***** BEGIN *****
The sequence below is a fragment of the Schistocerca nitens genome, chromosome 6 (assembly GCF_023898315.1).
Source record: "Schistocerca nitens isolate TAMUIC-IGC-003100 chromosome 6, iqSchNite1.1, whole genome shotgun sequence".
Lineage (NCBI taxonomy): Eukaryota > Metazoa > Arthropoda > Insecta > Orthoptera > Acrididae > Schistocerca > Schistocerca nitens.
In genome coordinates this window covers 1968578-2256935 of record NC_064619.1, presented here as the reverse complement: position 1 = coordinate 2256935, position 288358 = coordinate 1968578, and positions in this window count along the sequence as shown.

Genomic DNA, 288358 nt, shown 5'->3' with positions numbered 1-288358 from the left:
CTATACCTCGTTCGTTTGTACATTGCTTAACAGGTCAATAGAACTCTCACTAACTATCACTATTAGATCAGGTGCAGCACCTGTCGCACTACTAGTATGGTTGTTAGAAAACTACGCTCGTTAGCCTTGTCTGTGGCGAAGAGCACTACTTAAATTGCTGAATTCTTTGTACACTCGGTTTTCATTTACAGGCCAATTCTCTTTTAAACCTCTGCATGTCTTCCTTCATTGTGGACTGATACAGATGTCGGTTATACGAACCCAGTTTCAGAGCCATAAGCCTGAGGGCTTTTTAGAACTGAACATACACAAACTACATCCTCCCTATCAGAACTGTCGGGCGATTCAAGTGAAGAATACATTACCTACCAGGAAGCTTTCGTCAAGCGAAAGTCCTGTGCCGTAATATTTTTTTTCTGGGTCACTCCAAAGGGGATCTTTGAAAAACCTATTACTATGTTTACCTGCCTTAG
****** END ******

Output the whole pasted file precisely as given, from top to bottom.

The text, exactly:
The sequence below is a fragment of the Schistocerca nitens genome, chromosome 6 (assembly GCF_023898315.1).
Source record: "Schistocerca nitens isolate TAMUIC-IGC-003100 chromosome 6, iqSchNite1.1, whole genome shotgun sequence".
Lineage (NCBI taxonomy): Eukaryota > Metazoa > Arthropoda > Insecta > Orthoptera > Acrididae > Schistocerca > Schistocerca nitens.
In genome coordinates this window covers 1968578-2256935 of record NC_064619.1, presented here as the reverse complement: position 1 = coordinate 2256935, position 288358 = coordinate 1968578, and positions in this window count along the sequence as shown.

Genomic DNA, 288358 nt, shown 5'->3' with positions numbered 1-288358 from the left:
CTATACCTCGTTCGTTTGTACATTGCTTAACAGGTCAATAGAACTCTCACTAACTATCACTATTAGATCAGGTGCAGCACCTGTCGCACTACTAGTATGGTTGTTAGAAAACTACGCTCGTTAGCCTTGTCTGTGGCGAAGAGCACTACTTAAATTGCTGAATTCTTTGTACACTCGGTTTTCATTTACAGGCCAATTCTCTTTTAAACCTCTGCATGTCTTCCTTCATTGTGGACTGATACAGATGTCGGTTATACGAACCCAGTTTCAGAGCCATAAGCCTGAGGGCTTTTTAGAACTGAACATACACAAACTACATCCTCCCTATCAGAACTGTCGGGCGATTCAAGTGAAGAATACATTACCTACCAGGAAGCTTTCGTCAAGCGAAAGTCCTGTGCCGTAATATTTTTTTTCTGGGTCACTCCAAAGGGGATCTTTGAAAAACCTATTACTATGTTTACCTGCCTTAG